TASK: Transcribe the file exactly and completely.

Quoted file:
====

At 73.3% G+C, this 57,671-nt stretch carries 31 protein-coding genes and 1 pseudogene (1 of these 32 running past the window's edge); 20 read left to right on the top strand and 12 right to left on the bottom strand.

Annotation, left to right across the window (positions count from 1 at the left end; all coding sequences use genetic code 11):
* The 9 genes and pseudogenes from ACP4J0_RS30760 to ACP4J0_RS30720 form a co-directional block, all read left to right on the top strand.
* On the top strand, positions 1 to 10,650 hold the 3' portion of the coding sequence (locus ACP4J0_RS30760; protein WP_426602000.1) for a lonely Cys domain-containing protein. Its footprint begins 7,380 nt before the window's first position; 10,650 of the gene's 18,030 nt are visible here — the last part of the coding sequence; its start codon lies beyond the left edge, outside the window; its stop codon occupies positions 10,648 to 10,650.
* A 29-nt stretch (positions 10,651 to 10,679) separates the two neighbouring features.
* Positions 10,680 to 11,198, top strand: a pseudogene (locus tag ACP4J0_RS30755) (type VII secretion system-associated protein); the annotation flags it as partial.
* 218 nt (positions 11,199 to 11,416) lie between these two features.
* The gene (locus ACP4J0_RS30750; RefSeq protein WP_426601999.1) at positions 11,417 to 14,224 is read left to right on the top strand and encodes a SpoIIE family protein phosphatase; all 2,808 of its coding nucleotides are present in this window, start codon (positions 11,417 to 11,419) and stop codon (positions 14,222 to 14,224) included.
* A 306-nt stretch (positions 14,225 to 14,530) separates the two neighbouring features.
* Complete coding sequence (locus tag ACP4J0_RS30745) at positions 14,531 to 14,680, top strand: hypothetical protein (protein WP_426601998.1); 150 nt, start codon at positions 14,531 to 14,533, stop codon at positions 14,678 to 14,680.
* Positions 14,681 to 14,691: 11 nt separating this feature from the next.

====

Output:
At 73.3% G+C, this 57,671-nt stretch carries 31 protein-coding genes and 1 pseudogene (1 of these 32 running past the window's edge); 20 read left to right on the top strand and 12 right to left on the bottom strand.

Annotation, left to right across the window (positions count from 1 at the left end; all coding sequences use genetic code 11):
* The 9 genes and pseudogenes from ACP4J0_RS30760 to ACP4J0_RS30720 form a co-directional block, all read left to right on the top strand.
* On the top strand, positions 1 to 10,650 hold the 3' portion of the coding sequence (locus ACP4J0_RS30760; protein WP_426602000.1) for a lonely Cys domain-containing protein. Its footprint begins 7,380 nt before the window's first position; 10,650 of the gene's 18,030 nt are visible here — the last part of the coding sequence; its start codon lies beyond the left edge, outside the window; its stop codon occupies positions 10,648 to 10,650.
* A 29-nt stretch (positions 10,651 to 10,679) separates the two neighbouring features.
* Positions 10,680 to 11,198, top strand: a pseudogene (locus tag ACP4J0_RS30755) (type VII secretion system-associated protein); the annotation flags it as partial.
* 218 nt (positions 11,199 to 11,416) lie between these two features.
* The gene (locus ACP4J0_RS30750; RefSeq protein WP_426601999.1) at positions 11,417 to 14,224 is read left to right on the top strand and encodes a SpoIIE family protein phosphatase; all 2,808 of its coding nucleotides are present in this window, start codon (positions 11,417 to 11,419) and stop codon (positions 14,222 to 14,224) included.
* A 306-nt stretch (positions 14,225 to 14,530) separates the two neighbouring features.
* Complete coding sequence (locus tag ACP4J0_RS30745) at positions 14,531 to 14,680, top strand: hypothetical protein (protein WP_426601998.1); 150 nt, start codon at positions 14,531 to 14,533, stop codon at positions 14,678 to 14,680.
* Positions 14,681 to 14,691: 11 nt separating this feature from the next.